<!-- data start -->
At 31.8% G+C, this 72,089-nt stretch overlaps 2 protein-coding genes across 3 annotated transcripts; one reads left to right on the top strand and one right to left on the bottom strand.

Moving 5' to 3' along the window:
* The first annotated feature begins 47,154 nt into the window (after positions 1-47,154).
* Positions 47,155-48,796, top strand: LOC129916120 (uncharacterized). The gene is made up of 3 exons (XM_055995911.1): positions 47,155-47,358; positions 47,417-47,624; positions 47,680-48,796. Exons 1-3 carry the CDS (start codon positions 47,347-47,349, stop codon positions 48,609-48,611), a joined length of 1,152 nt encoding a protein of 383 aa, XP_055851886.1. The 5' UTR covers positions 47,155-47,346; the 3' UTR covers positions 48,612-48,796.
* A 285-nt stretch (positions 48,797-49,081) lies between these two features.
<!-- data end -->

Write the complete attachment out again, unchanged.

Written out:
At 31.8% G+C, this 72,089-nt stretch overlaps 2 protein-coding genes across 3 annotated transcripts; one reads left to right on the top strand and one right to left on the bottom strand.

Moving 5' to 3' along the window:
* The first annotated feature begins 47,154 nt into the window (after positions 1-47,154).
* Positions 47,155-48,796, top strand: LOC129916120 (uncharacterized). The gene is made up of 3 exons (XM_055995911.1): positions 47,155-47,358; positions 47,417-47,624; positions 47,680-48,796. Exons 1-3 carry the CDS (start codon positions 47,347-47,349, stop codon positions 48,609-48,611), a joined length of 1,152 nt encoding a protein of 383 aa, XP_055851886.1. The 5' UTR covers positions 47,155-47,346; the 3' UTR covers positions 48,612-48,796.
* A 285-nt stretch (positions 48,797-49,081) lies between these two features.